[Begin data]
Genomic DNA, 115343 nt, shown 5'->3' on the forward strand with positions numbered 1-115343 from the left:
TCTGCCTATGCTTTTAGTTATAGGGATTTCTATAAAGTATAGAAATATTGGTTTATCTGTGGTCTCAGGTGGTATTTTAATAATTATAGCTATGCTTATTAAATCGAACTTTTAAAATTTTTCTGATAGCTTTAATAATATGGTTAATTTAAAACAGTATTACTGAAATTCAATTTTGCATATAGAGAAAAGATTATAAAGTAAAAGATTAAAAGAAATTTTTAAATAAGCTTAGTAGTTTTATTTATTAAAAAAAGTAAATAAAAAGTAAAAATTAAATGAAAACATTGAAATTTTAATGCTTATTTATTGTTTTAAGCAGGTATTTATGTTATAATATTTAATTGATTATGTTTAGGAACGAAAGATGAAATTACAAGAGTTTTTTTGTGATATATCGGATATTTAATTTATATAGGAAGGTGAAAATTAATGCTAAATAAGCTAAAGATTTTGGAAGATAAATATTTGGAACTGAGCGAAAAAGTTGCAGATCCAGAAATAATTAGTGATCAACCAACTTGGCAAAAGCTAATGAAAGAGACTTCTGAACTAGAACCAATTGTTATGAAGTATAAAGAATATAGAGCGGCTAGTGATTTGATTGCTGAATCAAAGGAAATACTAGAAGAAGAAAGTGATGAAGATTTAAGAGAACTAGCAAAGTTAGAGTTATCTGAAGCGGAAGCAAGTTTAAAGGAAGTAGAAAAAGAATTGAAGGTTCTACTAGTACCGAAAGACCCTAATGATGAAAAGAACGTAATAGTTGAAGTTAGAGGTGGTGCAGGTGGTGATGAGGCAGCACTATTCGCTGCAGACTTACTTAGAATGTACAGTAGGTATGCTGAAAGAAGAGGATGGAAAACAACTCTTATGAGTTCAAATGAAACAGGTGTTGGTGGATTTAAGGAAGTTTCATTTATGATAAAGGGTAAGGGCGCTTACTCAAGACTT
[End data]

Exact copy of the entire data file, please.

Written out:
Genomic DNA, 115343 nt, shown 5'->3' on the forward strand with positions numbered 1-115343 from the left:
TCTGCCTATGCTTTTAGTTATAGGGATTTCTATAAAGTATAGAAATATTGGTTTATCTGTGGTCTCAGGTGGTATTTTAATAATTATAGCTATGCTTATTAAATCGAACTTTTAAAATTTTTCTGATAGCTTTAATAATATGGTTAATTTAAAACAGTATTACTGAAATTCAATTTTGCATATAGAGAAAAGATTATAAAGTAAAAGATTAAAAGAAATTTTTAAATAAGCTTAGTAGTTTTATTTATTAAAAAAAGTAAATAAAAAGTAAAAATTAAATGAAAACATTGAAATTTTAATGCTTATTTATTGTTTTAAGCAGGTATTTATGTTATAATATTTAATTGATTATGTTTAGGAACGAAAGATGAAATTACAAGAGTTTTTTTGTGATATATCGGATATTTAATTTATATAGGAAGGTGAAAATTAATGCTAAATAAGCTAAAGATTTTGGAAGATAAATATTTGGAACTGAGCGAAAAAGTTGCAGATCCAGAAATAATTAGTGATCAACCAACTTGGCAAAAGCTAATGAAAGAGACTTCTGAACTAGAACCAATTGTTATGAAGTATAAAGAATATAGAGCGGCTAGTGATTTGATTGCTGAATCAAAGGAAATACTAGAAGAAGAAAGTGATGAAGATTTAAGAGAACTAGCAAAGTTAGAGTTATCTGAAGCGGAAGCAAGTTTAAAGGAAGTAGAAAAAGAATTGAAGGTTCTACTAGTACCGAAAGACCCTAATGATGAAAAGAACGTAATAGTTGAAGTTAGAGGTGGTGCAGGTGGTGATGAGGCAGCACTATTCGCTGCAGACTTACTTAGAATGTACAGTAGGTATGCTGAAAGAAGAGGATGGAAAACAACTCTTATGAGTTCAAATGAAACAGGTGTTGGTGGATTTAAGGAAGTTTCATTTATGATAAAGGGTAAGGGCGCTTACTCAAGACTT